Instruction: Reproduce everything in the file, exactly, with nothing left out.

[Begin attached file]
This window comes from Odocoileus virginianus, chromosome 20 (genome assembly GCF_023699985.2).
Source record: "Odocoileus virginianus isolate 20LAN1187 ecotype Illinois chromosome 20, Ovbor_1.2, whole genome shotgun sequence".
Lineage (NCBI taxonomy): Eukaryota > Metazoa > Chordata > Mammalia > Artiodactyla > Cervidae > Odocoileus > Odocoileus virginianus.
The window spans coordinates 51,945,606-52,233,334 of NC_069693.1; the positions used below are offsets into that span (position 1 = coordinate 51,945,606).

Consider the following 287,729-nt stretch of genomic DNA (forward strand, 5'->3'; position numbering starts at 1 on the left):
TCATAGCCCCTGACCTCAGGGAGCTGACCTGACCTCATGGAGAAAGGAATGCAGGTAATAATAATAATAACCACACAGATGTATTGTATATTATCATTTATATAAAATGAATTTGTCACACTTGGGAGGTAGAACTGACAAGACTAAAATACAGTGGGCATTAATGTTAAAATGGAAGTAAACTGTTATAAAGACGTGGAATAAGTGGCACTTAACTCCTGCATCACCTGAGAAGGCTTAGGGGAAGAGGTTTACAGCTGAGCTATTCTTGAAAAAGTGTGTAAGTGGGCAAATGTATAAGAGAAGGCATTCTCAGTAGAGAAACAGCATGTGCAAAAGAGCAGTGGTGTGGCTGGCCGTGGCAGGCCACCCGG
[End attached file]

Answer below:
This window comes from Odocoileus virginianus, chromosome 20 (genome assembly GCF_023699985.2).
Source record: "Odocoileus virginianus isolate 20LAN1187 ecotype Illinois chromosome 20, Ovbor_1.2, whole genome shotgun sequence".
Lineage (NCBI taxonomy): Eukaryota > Metazoa > Chordata > Mammalia > Artiodactyla > Cervidae > Odocoileus > Odocoileus virginianus.
The window spans coordinates 51,945,606-52,233,334 of NC_069693.1; the positions used below are offsets into that span (position 1 = coordinate 51,945,606).

Consider the following 287,729-nt stretch of genomic DNA (forward strand, 5'->3'; position numbering starts at 1 on the left):
TCATAGCCCCTGACCTCAGGGAGCTGACCTGACCTCATGGAGAAAGGAATGCAGGTAATAATAATAATAACCACACAGATGTATTGTATATTATCATTTATATAAAATGAATTTGTCACACTTGGGAGGTAGAACTGACAAGACTAAAATACAGTGGGCATTAATGTTAAAATGGAAGTAAACTGTTATAAAGACGTGGAATAAGTGGCACTTAACTCCTGCATCACCTGAGAAGGCTTAGGGGAAGAGGTTTACAGCTGAGCTATTCTTGAAAAAGTGTGTAAGTGGGCAAATGTATAAGAGAAGGCATTCTCAGTAGAGAAACAGCATGTGCAAAAGAGCAGTGGTGTGGCTGGCCGTGGCAGGCCACCCGG